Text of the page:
Number of doors
The more traditional option, this is great for smaller spaces.
Offers the most ventilation as well as giving you easy and convenient access if you need to move larger items in or out.
Style of door
A great space-saving option, sliding doors are made from glass but you don’t have to worry about them swinging open and smashing against anything – the rails ensure limited movement.
Made from polycarbonate glazing, all of our hinged doors come with magnets on the corner of their frames so that they can be held in place while open. However, there's still the risk of them catching in the wind, so be sure to keep an eye on them when there’s blustery weather.
You might need
With your greenhouse chosen, don’t forget the finishing touches. We offer a wide range of greenhouse accessories to suit your every need.
Greenhouse bases help attach your greenhouse to the surface beneath - be it just bare ground, paving, brickwork or concrete - ensuring that it’s secure.
Some of our greenhouses come with bases as part of the package, while others don’t, so be sure to check yours before you buying. We sell plastic bases separately, as well as anchor kits.
Staging and shelving
Keeping your plants organised will enable you to grow more, as well as group them into different stages. We offer wooden, metal and plastic models to help you keep your space tidy.
If you’re concerned about how much light is getting into your greenhouse, add a shade kit. This synthetic green netting protects delicate plants from the intense rays of the sun but doesn't block out light.
Bubble wrap works wonders when retaining heat and protecting plants from frost in your greenhouse, but still lets sufficient light through. Simply cut to size and attach.
Make the most of the unpredictable British weather by collecting rainwater to use in your greenhouse. It will save you from having to walk up and down the garden with a watering can, or unrolling the hose – and is the ideal choice in case of a hosepipe ban.
Most aluminium greenhouses come with guttering built-in, so add a rainwater diverter and you can direct the water from the guttering into a water butt or container.
Another way to save water is to add capillary matting underneath your plants. These absorb water and then release it slowly, your plants absorbing it from the bottom of the plants or seed trays so that you won't need to water as much. And if you’re going on holiday, or you don’t want to water every day, consider the Hozelock Lazy Watering Dripper kit which ensures that each plant is watered automatically.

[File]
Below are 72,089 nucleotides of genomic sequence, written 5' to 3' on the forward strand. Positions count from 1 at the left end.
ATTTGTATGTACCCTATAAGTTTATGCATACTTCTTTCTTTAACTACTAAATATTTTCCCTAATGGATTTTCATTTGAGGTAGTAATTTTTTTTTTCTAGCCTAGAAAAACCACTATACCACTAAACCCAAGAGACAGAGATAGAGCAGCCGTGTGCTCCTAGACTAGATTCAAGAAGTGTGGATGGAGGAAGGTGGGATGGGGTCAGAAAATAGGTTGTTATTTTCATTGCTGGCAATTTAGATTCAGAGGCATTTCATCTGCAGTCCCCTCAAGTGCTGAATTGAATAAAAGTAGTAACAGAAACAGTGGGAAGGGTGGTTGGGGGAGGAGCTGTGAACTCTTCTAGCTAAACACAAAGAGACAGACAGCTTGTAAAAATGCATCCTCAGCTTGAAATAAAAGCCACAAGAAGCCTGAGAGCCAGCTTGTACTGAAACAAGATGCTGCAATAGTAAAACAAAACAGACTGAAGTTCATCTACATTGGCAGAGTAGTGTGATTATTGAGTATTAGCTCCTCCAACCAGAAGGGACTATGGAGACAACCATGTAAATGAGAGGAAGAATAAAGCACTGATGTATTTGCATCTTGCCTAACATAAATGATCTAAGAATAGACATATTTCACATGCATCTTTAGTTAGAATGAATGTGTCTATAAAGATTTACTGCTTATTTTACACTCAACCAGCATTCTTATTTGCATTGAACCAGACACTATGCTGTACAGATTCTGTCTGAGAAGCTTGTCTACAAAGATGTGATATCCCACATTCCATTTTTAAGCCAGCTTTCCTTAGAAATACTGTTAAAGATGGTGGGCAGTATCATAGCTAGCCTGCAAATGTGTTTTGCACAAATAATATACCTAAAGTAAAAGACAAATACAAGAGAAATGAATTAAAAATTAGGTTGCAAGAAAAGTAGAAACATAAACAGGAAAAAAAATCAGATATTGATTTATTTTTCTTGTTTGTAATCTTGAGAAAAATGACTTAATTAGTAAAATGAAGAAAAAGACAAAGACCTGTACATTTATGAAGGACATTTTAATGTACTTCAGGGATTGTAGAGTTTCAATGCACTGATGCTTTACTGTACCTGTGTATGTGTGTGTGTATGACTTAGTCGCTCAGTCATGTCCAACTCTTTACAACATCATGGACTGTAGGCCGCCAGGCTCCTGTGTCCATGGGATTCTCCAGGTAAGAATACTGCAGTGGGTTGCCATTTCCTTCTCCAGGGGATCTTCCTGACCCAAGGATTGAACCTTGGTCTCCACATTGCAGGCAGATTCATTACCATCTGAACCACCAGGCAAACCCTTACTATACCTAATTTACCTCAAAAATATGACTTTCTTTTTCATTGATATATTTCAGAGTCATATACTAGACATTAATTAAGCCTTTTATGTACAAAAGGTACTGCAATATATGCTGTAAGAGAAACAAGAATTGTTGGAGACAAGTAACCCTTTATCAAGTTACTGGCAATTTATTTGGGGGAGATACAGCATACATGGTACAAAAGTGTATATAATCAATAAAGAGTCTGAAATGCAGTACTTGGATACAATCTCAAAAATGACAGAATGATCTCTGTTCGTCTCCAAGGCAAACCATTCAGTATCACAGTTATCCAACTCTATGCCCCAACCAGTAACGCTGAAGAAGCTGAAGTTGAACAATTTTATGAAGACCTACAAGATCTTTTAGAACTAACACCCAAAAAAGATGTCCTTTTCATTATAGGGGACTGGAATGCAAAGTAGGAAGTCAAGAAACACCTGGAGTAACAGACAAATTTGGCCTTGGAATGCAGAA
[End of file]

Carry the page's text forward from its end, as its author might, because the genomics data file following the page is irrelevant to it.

Auto vents and louvre windows
Ventilation is important for your greenhouse plants in order to keep the humidity down.
Most greenhouse frames include adjustable air vents, but an auto vent will respond to the weather changes to automatically open and shut the windows accordingly with no power supply required to keep the air circulating. Louvre windows offer adjustable ventilation through the side panels of your greenhouse.
Depending on the plants you want to grow (especially tropical types), you may need to heat your greenhouse to get it to the right temperature. Invest in a paraffin heater to keep the space as warm as you require. Also good for keeping you toasty while working in your greenhouse, especially when the temperatures drop in autumn and winter.
A necessity if your greenhouse is on an allotment, padlocks discourage thieves and vandals damaging your plants or stealing your equipment. Combine with a hasp and staple lock for peace of mind.
You won’t need to do much to keep your greenhouse looking great for years to come.
Using the right materials to keep the frame clean will ensure that rot or rust don’t cause it to deteriorate. Aluminium and extruded resin frames can be cleaned with a pressure washer or simply by using Jeyes fluid alongside a brush or cloth. Wooden frames need to be regularly treated with a stain or oil to prevent rot or mould.
Buy a greenhouse maintenance kit for when you need to replace glass or polycarbonate, frames or nuts and bolts. Or you can just get glazing clips on their own – these hold the glazing panels in place.